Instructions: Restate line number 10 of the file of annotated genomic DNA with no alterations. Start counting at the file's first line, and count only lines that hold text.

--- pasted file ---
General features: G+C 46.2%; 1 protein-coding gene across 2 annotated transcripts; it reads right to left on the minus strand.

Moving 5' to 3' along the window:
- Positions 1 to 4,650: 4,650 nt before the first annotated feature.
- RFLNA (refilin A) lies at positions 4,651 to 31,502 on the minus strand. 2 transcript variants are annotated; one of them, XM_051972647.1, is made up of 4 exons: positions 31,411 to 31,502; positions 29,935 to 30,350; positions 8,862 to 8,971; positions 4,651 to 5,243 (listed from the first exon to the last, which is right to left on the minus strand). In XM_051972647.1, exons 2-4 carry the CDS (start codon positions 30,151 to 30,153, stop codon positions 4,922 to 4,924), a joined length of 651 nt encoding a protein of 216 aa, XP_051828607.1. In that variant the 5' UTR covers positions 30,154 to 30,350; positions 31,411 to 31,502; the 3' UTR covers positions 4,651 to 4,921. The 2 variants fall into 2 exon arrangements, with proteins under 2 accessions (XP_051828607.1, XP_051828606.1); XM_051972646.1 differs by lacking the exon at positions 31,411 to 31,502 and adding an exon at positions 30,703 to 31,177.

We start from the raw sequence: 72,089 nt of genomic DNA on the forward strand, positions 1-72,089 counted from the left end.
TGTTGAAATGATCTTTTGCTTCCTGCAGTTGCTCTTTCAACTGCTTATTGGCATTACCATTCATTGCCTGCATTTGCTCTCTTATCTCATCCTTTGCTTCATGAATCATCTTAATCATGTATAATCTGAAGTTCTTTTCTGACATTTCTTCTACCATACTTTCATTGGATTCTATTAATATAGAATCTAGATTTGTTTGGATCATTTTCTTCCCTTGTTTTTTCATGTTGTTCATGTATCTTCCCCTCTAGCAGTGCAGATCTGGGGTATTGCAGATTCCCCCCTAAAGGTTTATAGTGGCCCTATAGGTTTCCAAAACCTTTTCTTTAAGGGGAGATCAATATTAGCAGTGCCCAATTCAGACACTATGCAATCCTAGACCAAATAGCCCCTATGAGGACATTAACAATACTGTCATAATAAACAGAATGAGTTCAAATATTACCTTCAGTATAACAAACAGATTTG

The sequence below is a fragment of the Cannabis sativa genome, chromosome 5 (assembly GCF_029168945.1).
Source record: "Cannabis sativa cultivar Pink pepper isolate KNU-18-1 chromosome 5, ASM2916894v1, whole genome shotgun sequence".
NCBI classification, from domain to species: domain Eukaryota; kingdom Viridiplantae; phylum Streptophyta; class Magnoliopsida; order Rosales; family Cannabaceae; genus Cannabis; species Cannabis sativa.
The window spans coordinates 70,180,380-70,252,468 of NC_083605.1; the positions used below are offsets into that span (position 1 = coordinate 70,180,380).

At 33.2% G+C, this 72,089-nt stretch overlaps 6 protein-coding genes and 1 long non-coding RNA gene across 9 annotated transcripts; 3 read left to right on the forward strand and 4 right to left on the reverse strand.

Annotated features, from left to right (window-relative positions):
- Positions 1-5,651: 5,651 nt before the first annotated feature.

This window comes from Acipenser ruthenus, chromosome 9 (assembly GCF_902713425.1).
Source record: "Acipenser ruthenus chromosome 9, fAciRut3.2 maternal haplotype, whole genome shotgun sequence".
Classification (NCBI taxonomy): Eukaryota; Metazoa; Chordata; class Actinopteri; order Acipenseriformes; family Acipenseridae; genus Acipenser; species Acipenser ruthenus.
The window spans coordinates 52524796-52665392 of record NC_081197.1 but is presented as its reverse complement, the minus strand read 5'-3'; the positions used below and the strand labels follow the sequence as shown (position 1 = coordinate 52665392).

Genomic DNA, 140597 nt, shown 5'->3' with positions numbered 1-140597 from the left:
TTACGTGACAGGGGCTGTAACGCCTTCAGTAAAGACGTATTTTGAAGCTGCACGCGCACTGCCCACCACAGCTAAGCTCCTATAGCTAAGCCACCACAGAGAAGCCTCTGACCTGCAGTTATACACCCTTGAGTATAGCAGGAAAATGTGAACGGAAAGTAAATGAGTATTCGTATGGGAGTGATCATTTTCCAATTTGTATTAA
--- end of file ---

The window spans coordinates 70,180,380-70,252,468 of NC_083605.1; the positions used below are offsets into that span (position 1 = coordinate 70,180,380).